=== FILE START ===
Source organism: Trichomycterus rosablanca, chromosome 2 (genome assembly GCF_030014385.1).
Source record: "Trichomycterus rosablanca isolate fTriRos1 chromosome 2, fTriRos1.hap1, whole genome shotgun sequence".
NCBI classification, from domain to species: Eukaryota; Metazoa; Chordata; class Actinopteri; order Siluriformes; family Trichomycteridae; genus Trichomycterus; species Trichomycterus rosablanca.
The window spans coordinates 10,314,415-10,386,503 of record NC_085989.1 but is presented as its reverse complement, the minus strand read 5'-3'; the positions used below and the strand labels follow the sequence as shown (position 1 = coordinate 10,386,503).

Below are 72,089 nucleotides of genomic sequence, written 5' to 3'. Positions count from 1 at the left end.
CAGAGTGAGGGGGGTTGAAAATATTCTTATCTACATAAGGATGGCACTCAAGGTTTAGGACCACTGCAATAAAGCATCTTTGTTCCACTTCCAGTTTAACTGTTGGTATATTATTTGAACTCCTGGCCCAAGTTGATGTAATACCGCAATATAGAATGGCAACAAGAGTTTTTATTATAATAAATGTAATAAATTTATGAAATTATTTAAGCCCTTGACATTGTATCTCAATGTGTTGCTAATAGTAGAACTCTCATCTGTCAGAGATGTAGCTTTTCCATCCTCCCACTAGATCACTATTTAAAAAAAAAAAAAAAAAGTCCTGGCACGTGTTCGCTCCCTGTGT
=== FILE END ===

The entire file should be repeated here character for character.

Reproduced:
Source organism: Trichomycterus rosablanca, chromosome 2 (genome assembly GCF_030014385.1).
Source record: "Trichomycterus rosablanca isolate fTriRos1 chromosome 2, fTriRos1.hap1, whole genome shotgun sequence".
NCBI classification, from domain to species: Eukaryota; Metazoa; Chordata; class Actinopteri; order Siluriformes; family Trichomycteridae; genus Trichomycterus; species Trichomycterus rosablanca.
The window spans coordinates 10,314,415-10,386,503 of record NC_085989.1 but is presented as its reverse complement, the minus strand read 5'-3'; the positions used below and the strand labels follow the sequence as shown (position 1 = coordinate 10,386,503).

Below are 72,089 nucleotides of genomic sequence, written 5' to 3'. Positions count from 1 at the left end.
CAGAGTGAGGGGGGTTGAAAATATTCTTATCTACATAAGGATGGCACTCAAGGTTTAGGACCACTGCAATAAAGCATCTTTGTTCCACTTCCAGTTTAACTGTTGGTATATTATTTGAACTCCTGGCCCAAGTTGATGTAATACCGCAATATAGAATGGCAACAAGAGTTTTTATTATAATAAATGTAATAAATTTATGAAATTATTTAAGCCCTTGACATTGTATCTCAATGTGTTGCTAATAGTAGAACTCTCATCTGTCAGAGATGTAGCTTTTCCATCCTCCCACTAGATCACTATTTAAAAAAAAAAAAAAAAAGTCCTGGCACGTGTTCGCTCCCTGTGT